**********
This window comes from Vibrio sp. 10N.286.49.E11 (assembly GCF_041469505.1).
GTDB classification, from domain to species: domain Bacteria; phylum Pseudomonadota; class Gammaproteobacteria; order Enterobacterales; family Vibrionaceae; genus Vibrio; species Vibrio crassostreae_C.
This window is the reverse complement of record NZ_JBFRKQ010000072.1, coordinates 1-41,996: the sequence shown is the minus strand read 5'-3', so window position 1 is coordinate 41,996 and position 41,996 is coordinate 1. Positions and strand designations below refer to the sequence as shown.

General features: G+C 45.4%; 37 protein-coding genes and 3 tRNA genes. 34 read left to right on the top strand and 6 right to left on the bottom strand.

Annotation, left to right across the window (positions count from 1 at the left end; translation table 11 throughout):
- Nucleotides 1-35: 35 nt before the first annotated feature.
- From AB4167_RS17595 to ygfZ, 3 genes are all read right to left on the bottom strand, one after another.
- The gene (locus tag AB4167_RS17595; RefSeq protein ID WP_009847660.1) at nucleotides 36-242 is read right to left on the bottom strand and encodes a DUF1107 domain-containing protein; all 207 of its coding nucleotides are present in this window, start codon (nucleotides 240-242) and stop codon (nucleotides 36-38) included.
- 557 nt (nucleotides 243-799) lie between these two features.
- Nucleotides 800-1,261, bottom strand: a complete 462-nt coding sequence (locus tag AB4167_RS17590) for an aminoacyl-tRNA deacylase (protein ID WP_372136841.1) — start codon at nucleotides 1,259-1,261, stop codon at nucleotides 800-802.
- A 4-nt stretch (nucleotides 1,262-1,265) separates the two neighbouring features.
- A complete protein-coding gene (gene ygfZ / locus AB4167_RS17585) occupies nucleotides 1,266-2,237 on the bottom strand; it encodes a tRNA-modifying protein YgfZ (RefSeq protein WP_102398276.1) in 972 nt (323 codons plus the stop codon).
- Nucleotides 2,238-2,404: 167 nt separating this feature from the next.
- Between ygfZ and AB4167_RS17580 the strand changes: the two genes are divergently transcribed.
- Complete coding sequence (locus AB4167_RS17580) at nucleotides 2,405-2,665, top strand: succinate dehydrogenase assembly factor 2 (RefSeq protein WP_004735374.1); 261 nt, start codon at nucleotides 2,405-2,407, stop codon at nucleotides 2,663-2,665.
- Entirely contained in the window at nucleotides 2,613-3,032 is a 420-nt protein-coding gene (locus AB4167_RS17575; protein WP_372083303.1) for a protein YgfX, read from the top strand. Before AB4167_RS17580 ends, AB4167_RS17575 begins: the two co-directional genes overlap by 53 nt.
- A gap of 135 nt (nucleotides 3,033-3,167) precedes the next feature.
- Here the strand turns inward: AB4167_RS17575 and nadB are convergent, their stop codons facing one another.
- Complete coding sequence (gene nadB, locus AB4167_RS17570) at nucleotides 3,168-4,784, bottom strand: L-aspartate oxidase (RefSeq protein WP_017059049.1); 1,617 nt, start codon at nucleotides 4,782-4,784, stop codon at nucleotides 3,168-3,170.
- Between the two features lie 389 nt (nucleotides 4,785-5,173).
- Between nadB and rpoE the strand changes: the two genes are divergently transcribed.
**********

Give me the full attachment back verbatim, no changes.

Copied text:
This window comes from Vibrio sp. 10N.286.49.E11 (assembly GCF_041469505.1).
GTDB classification, from domain to species: domain Bacteria; phylum Pseudomonadota; class Gammaproteobacteria; order Enterobacterales; family Vibrionaceae; genus Vibrio; species Vibrio crassostreae_C.
This window is the reverse complement of record NZ_JBFRKQ010000072.1, coordinates 1-41,996: the sequence shown is the minus strand read 5'-3', so window position 1 is coordinate 41,996 and position 41,996 is coordinate 1. Positions and strand designations below refer to the sequence as shown.

General features: G+C 45.4%; 37 protein-coding genes and 3 tRNA genes. 34 read left to right on the top strand and 6 right to left on the bottom strand.

Annotation, left to right across the window (positions count from 1 at the left end; translation table 11 throughout):
- Nucleotides 1-35: 35 nt before the first annotated feature.
- From AB4167_RS17595 to ygfZ, 3 genes are all read right to left on the bottom strand, one after another.
- The gene (locus tag AB4167_RS17595; RefSeq protein ID WP_009847660.1) at nucleotides 36-242 is read right to left on the bottom strand and encodes a DUF1107 domain-containing protein; all 207 of its coding nucleotides are present in this window, start codon (nucleotides 240-242) and stop codon (nucleotides 36-38) included.
- 557 nt (nucleotides 243-799) lie between these two features.
- Nucleotides 800-1,261, bottom strand: a complete 462-nt coding sequence (locus tag AB4167_RS17590) for an aminoacyl-tRNA deacylase (protein ID WP_372136841.1) — start codon at nucleotides 1,259-1,261, stop codon at nucleotides 800-802.
- A 4-nt stretch (nucleotides 1,262-1,265) separates the two neighbouring features.
- A complete protein-coding gene (gene ygfZ / locus AB4167_RS17585) occupies nucleotides 1,266-2,237 on the bottom strand; it encodes a tRNA-modifying protein YgfZ (RefSeq protein WP_102398276.1) in 972 nt (323 codons plus the stop codon).
- Nucleotides 2,238-2,404: 167 nt separating this feature from the next.
- Between ygfZ and AB4167_RS17580 the strand changes: the two genes are divergently transcribed.
- Complete coding sequence (locus AB4167_RS17580) at nucleotides 2,405-2,665, top strand: succinate dehydrogenase assembly factor 2 (RefSeq protein WP_004735374.1); 261 nt, start codon at nucleotides 2,405-2,407, stop codon at nucleotides 2,663-2,665.
- Entirely contained in the window at nucleotides 2,613-3,032 is a 420-nt protein-coding gene (locus AB4167_RS17575; protein WP_372083303.1) for a protein YgfX, read from the top strand. Before AB4167_RS17580 ends, AB4167_RS17575 begins: the two co-directional genes overlap by 53 nt.
- A gap of 135 nt (nucleotides 3,033-3,167) precedes the next feature.
- Here the strand turns inward: AB4167_RS17575 and nadB are convergent, their stop codons facing one another.
- Complete coding sequence (gene nadB, locus AB4167_RS17570) at nucleotides 3,168-4,784, bottom strand: L-aspartate oxidase (RefSeq protein WP_017059049.1); 1,617 nt, start codon at nucleotides 4,782-4,784, stop codon at nucleotides 3,168-3,170.
- Between the two features lie 389 nt (nucleotides 4,785-5,173).
- Between nadB and rpoE the strand changes: the two genes are divergently transcribed.